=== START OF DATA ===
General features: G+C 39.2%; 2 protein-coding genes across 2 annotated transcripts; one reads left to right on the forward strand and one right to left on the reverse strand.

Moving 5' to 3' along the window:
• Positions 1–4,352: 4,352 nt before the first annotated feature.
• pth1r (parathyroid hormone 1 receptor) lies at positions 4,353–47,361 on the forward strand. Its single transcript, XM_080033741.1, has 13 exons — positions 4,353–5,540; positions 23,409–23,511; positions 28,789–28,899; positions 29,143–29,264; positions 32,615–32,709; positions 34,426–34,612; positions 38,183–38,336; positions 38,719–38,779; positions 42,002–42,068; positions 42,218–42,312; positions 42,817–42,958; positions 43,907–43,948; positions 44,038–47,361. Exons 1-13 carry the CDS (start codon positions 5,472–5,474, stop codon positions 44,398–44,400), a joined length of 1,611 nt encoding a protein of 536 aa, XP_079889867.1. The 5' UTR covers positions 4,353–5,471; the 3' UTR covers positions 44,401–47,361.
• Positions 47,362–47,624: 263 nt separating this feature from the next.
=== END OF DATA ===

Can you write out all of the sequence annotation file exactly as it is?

General features: G+C 39.2%; 2 protein-coding genes across 2 annotated transcripts; one reads left to right on the forward strand and one right to left on the reverse strand.

Moving 5' to 3' along the window:
• Positions 1–4,352: 4,352 nt before the first annotated feature.
• pth1r (parathyroid hormone 1 receptor) lies at positions 4,353–47,361 on the forward strand. Its single transcript, XM_080033741.1, has 13 exons — positions 4,353–5,540; positions 23,409–23,511; positions 28,789–28,899; positions 29,143–29,264; positions 32,615–32,709; positions 34,426–34,612; positions 38,183–38,336; positions 38,719–38,779; positions 42,002–42,068; positions 42,218–42,312; positions 42,817–42,958; positions 43,907–43,948; positions 44,038–47,361. Exons 1-13 carry the CDS (start codon positions 5,472–5,474, stop codon positions 44,398–44,400), a joined length of 1,611 nt encoding a protein of 536 aa, XP_079889867.1. The 5' UTR covers positions 4,353–5,471; the 3' UTR covers positions 44,401–47,361.
• Positions 47,362–47,624: 263 nt separating this feature from the next.